6. Whip the remaining cream to stiff peaks.
7. To construct the Swiss roll, brush the sponge with the syrup. Next, spread the chocolate cream over the cake, followed by the cream. Finally top with the cherries.
8. Using the greaseproof paper roll the cake over. Chill, wrapped in the paper, until ready to slice.

Monday, 3 May 2010

Bread (including recipe for a white loaf)

Made my first loaf of white bread today. And it was good. So much so that I just could not resist having a warm slice slathered in butter.

Quickly followed by another and some excellent Tiptree raspberry jam.

It was a very satisfying process at each stage from the physical exertions of kneading to cutting through the thin crisp crust for the first time.

This bread has six simple ingredients compared to the 10+ in the last loaf I bought (if you want to know the ingredients were: wheat flour, water, yeast, salt, spirit vinegar, soya flour, emulsifier: mono- and diacetyl tartaric acid esters of mono and diglycerides of fatty acids, vegetable oil (rapeseed, sunflower, palm), flour treatment agent: asorbic acid)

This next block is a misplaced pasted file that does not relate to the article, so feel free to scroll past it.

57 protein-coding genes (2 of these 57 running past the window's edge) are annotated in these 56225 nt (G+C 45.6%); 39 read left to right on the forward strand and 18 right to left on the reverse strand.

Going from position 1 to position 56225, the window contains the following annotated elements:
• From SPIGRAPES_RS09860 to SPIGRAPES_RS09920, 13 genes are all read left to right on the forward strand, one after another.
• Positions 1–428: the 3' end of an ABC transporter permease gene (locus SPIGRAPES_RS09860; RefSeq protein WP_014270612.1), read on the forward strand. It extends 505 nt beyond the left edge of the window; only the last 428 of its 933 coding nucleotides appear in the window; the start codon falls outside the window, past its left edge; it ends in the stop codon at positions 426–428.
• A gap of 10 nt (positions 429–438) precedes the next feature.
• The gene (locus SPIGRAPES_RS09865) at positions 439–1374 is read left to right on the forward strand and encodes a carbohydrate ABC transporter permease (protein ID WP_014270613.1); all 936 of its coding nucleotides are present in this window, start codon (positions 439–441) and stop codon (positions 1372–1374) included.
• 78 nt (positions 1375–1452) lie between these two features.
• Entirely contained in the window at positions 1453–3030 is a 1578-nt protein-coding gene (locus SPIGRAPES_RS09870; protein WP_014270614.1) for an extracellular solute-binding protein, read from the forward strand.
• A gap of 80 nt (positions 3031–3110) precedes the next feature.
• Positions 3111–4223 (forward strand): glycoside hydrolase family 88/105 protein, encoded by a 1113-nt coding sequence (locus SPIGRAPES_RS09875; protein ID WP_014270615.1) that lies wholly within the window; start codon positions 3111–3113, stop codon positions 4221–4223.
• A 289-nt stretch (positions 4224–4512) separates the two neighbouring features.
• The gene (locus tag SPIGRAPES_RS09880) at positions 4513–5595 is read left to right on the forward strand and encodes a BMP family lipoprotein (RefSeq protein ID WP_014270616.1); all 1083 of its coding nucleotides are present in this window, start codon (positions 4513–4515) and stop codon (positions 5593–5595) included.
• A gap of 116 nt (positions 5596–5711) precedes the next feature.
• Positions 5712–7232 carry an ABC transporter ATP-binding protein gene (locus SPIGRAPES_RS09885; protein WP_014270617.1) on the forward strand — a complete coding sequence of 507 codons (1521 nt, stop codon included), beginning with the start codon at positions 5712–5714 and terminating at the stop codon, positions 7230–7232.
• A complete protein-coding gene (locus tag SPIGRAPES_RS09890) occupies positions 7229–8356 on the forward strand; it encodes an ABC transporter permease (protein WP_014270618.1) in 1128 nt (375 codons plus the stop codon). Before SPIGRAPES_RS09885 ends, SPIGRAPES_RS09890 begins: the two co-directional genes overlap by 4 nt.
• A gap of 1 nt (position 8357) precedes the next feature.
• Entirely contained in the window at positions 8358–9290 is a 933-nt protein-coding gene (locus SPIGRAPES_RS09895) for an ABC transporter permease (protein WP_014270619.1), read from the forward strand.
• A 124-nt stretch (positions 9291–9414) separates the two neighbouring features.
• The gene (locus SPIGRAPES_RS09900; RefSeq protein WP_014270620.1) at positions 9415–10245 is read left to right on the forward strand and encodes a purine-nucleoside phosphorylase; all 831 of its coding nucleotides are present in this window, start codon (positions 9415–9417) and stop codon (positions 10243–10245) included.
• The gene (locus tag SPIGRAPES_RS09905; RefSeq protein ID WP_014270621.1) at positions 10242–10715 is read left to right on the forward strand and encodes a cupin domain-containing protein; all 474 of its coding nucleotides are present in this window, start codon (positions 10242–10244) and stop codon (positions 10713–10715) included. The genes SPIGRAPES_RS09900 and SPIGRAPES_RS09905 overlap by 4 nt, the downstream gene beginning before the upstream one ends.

Tasty as it was, I think I'm on the edge of obsession though. Thoughts of researching kneading method, using different flours and making more interesting loaves have been occupying most of my idle moments...

White loaf recipe

500g strong white bread flour
1oz butter
1tbsp sugar
1½tsp salt
1 sachet dried yeast (7g)
~12fl oz warm water

1. In a large bowl rub together the butter and flour
2. Add the sugar, salt and yeast. Slowly mix in the warm water to make a soft dough.
3. Knead, on a lightly floured surface, for about 10mins, until the dough is smooth and elastic.
4. Put the dough back in the bowl, covered with a tea towel, and leave to rise in a warm place for about an hour.
5. Knock back the then place in a 1½lb loaf tin. Cover with a tea towel and leave in a warm place for about ½ an hour, until it has doubled in size.
6. Bake at 230°C for 15 mins then turn down the oven to 200°C and bake for another 15mins.
7. After this time is up, take the bread out f the oven and the tin. Tap on the bottom of the loaf. If it sounds hollow then the bread is ready.

Sunday, 2 May 2010

Cinnamon Challenge

The Cinnamon Challenge is simple. Take 1 teaspoon of Cinnamon and attempt to swallow it within 60 seconds without the use of water.

Go on, give it a try..

Find out more at or just go to YouTube and search for "cinnamon challenge"
Related Posts with Thumbnails